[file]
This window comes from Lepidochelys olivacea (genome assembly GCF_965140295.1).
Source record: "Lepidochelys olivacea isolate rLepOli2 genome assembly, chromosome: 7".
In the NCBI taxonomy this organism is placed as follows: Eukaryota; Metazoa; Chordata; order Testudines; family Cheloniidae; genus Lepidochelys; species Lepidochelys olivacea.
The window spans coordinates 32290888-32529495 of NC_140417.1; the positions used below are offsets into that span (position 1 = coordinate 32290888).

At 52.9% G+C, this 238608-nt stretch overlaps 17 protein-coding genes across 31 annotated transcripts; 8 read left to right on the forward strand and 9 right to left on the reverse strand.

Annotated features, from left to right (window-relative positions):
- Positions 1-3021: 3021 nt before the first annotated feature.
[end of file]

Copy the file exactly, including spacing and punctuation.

This window comes from Lepidochelys olivacea (genome assembly GCF_965140295.1).
Source record: "Lepidochelys olivacea isolate rLepOli2 genome assembly, chromosome: 7".
In the NCBI taxonomy this organism is placed as follows: Eukaryota; Metazoa; Chordata; order Testudines; family Cheloniidae; genus Lepidochelys; species Lepidochelys olivacea.
The window spans coordinates 32290888-32529495 of NC_140417.1; the positions used below are offsets into that span (position 1 = coordinate 32290888).

At 52.9% G+C, this 238608-nt stretch overlaps 17 protein-coding genes across 31 annotated transcripts; 8 read left to right on the forward strand and 9 right to left on the reverse strand.

Annotated features, from left to right (window-relative positions):
- Positions 1-3021: 3021 nt before the first annotated feature.